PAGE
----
Settlement Reached over MPRSA
- Business & Finance
Under a recent settlement with EPA, Cashman Dredging & Marine Contracting Co., and the joint venture Cashman-Weeks NB, JV, will pay a penalty and perform additional measures for alleged violations of the Marine Protection, Research and Sanctuaries Act (MPRSA and also known as the Ocean Dumping Act).
EPA alleged that the companies violated the Ocean Dumping Act related to dredging projects they conducted in harbors in Portland, Maine and New Bedford, Mass. by not following authorizations for the dredging projects issued by the U.S. Army Corps of Engineers (USACE).
Specifically, EPA alleged that dredged material was dumped at locations outside of the authorized ocean disposal sites. In the Portland dredging project, it was disposed approximately 1.4 miles from the designated coordinates; in New Bedford dredging projects, it was over 3 miles.
Under the settlement, Cashman will pay a penalty of $42,000 and implement an “Innovative Technology” Supplemental Environmental Project (SEP).
Cashman will under the SEP:
- purchase and install a GPS Interlock for Scow Barge Dumping (the “GeoFence”) on each of its five scows;
- subsequently collect data on the operation and performance of the GeoFence;
- draft a technical paper based on the collected data;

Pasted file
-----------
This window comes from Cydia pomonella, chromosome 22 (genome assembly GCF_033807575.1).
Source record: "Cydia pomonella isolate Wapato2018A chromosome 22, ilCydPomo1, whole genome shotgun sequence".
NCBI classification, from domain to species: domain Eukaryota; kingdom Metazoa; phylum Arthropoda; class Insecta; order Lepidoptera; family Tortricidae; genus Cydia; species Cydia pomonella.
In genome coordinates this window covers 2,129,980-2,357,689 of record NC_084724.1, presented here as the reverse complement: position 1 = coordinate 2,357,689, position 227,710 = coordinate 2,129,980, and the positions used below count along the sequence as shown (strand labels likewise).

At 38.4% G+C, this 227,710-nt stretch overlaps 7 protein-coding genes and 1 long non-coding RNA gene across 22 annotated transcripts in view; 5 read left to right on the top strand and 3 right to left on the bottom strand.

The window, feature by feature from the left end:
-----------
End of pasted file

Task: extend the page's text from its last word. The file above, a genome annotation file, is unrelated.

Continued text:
- give a presentation on the GeoFence at an industry conference;
- generally share information on its operation within the dredging industry.
The GeoFence is comprised of a small computer, a GPS, and a relay which will be custom installed on each of Cashman’s scows and which will be designed to track the current position of the scow relative to the MPRSA permitted dump site coordinates and it will prevent dumping until the scow is inside the permitted dump site coordinates, thus eliminating the element of human error, a common cause of MPRSA misdumping. In an emergency situation, the system can be overrode by key switch.
EPA and the USACE will continue to work closely with the dredging community to ensure that these practices are followed, and to seek improvements in the dredging process whenever possible, such as the GeoFence technology proposed in this case.